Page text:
Baltimore Ravens tackle Michael Oher reached movie screens at the same time he reached the NFL after a stellar career at Ole Miss. Oher was the star of the 2009 hit movie “The Blind Side,” which told the rags-to-riches story of the 6-foot,4-inch, 313-pound tackle. That same year, he exploded onto the NFL scene as a ferocious right tackle, helping the Ravens to a divisional title.

But Oher achieved mixed results when he moved to left tackle last season, protecting quarterback Joe Flacco’s “blind side.” Now, Oher is moving back to his rookie position at right tackle after the team’s recent signing of veteran left tackle Bryant McKinnie. So the AFRO asks: is Oher a bust on the blind side?

Riley: I don’t watch a lot of Ravens games, but in the games I saw last season Oher struggled badly. Penalties and sacks defined his sophomore season, a far cry from the promise he showed in his rookie campaign. The fact that Ozzie Newsome brought in McKinnie, a former All-Pro left tackle who was reported to be 65 pounds overweight this preseason and had a disastrous 2010 campaign of his own, to replace Oher speaks loudly to me about the team’s confidence in their 2009 first-round pick.

Green: The offense set records last season with Oher playing the left side, so I’m not sure I buy the “he struggled badly last year” story. Oher wasn’t dominant, but he wasn’t lousy either. Personally I feel he had a solid campaign considering all the factors. And if the team had to go into the season with Oher at the left side I would feel confident that the Ravens offensive line would hold up without falling apart.

Riley: Thankfully you’re not Newsome, because apparently he doesn’t feel comfortable going into the season with Oher at left tackle. If Oher was the answer at left tackle, then the Ravens would’ve kept him there and signed a right tackle instead. Football teams typically don’t draft tackles in the first round to station them on the right side unless they can’t hold down the blind side position; there’s too much money involved for a first-round pick’s contract. Then the club goes and signs a left tackle who, by all accounts, was part of a unit that almost got Brett Favre assassinated last year. The move reeks of desperation.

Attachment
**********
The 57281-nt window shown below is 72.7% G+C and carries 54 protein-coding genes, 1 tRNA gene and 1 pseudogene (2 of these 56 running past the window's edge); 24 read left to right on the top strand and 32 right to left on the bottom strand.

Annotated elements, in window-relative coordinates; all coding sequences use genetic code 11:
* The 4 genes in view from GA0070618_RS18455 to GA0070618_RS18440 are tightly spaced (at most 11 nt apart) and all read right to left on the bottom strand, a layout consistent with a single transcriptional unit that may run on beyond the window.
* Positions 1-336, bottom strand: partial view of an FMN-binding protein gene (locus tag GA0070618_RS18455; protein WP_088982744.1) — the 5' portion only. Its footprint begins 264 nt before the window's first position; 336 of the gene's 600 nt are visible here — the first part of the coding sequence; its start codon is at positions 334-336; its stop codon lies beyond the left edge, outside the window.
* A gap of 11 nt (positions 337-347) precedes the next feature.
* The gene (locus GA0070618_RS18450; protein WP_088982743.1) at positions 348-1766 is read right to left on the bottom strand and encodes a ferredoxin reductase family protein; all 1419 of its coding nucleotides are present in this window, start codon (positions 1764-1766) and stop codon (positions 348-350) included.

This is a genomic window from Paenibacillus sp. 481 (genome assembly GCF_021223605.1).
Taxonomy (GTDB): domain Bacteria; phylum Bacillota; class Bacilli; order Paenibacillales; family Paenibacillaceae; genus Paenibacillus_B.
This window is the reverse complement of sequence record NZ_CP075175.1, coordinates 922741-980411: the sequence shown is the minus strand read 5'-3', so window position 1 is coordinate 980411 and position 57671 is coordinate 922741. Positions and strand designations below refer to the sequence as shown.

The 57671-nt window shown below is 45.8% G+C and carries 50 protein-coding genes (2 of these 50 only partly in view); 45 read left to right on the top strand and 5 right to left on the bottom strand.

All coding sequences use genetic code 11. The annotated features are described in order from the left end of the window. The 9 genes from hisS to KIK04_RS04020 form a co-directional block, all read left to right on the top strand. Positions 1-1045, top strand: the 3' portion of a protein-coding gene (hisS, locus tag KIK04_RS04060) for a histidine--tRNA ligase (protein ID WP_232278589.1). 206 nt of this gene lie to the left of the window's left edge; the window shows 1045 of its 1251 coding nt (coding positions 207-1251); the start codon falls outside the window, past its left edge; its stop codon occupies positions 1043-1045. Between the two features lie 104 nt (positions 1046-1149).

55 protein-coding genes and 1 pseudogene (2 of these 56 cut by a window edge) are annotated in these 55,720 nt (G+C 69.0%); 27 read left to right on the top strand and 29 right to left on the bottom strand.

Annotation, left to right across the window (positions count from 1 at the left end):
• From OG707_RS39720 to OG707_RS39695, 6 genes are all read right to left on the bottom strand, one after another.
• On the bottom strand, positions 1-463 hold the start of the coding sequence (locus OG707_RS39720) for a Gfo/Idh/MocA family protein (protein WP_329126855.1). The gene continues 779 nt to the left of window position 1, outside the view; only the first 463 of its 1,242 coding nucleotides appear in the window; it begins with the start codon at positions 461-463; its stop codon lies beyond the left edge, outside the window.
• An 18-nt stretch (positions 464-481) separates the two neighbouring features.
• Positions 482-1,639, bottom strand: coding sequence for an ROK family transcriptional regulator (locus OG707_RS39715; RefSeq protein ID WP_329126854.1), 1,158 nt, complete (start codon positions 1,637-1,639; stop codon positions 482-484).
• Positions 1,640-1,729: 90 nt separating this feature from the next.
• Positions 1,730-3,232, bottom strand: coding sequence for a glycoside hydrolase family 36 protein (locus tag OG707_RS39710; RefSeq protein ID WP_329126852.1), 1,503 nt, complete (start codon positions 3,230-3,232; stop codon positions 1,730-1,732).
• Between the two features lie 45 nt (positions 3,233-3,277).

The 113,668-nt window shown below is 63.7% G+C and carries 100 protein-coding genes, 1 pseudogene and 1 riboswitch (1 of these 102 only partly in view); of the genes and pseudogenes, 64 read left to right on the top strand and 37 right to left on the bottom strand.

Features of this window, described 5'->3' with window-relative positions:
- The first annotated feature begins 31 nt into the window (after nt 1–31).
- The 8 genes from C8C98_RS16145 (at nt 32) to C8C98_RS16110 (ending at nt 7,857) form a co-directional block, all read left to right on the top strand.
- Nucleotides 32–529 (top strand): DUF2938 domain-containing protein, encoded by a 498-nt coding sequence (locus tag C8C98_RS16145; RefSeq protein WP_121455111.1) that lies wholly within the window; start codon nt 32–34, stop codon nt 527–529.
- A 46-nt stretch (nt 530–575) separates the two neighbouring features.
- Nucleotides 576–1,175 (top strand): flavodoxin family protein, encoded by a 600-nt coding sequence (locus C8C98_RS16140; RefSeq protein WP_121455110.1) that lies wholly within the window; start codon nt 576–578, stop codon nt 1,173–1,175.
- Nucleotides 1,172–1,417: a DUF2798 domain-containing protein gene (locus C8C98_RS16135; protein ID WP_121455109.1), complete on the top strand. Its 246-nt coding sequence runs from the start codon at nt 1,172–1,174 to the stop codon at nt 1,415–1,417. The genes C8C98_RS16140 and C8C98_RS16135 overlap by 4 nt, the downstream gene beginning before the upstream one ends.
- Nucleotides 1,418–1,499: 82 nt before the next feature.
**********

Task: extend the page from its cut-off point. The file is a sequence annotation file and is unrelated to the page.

Green: Oher wasn’t drafted to play left tackle—he was drafted to play any position Baltimore needed him to play. He has college experience playing both sides and performed well in both roles. He’s solid enough at left tackle to play the position and he didn’t really play much better at right tackle, as people assume. Despite a few struggles last year, it doesn’t negate the fact that Oher can play both positions well enough to keep Joe Flacco clean and upright for a victory. Placing Oher back on the right will stabilize the line since rookie third-rounder Jah Reid couldn’t cut it there. The team will likely move Oher back to the left after this season and entrench him as their future blind side tackle.

Riley: You keep saying he was solid last season and now he’s the future left tackle. But seven sacks allowed, numerous penalties and a dip in run-production last season isn’t “solid” at all. Baltimore running backs had their yards-per-carry average drop to 3.8 yards with Oher manning the left side and the Ravens led the NFL with 23 runs for a negative gain to the left of their offensive line. Former Raven Jared Gaither gave the team a better presence at left tackle; letting him walk could come back to hurt the team. And again, if Oher was the club’s future left sider, then they wouldn’t be swinging him back and forth on the line.

Green: I’m willing to bet Oher starts four or five games on the left this year even with McKinnie on roster—he’s good enough to be moved from side to side—and one season doesn’t make him a failure there. Take a look at Anquan Boldin’s 33-yard catch that led to the team’s first score against Washington on Aug. 25. Flacco had all day to throw because Oher was manhandling the Redskins’ defensive end. Or look at Ray Rice’s touchdown rush to the left side, where Oher caved in the line so Rice could breeze through. Oher’s clearly a significant talent and has a place on the left side, if needed. But for now, the team will use its best offensive line weapon to fill their biggest need, which is at right tackle.


Perry Green and Stephen D. Riley

AFRO Sports Desk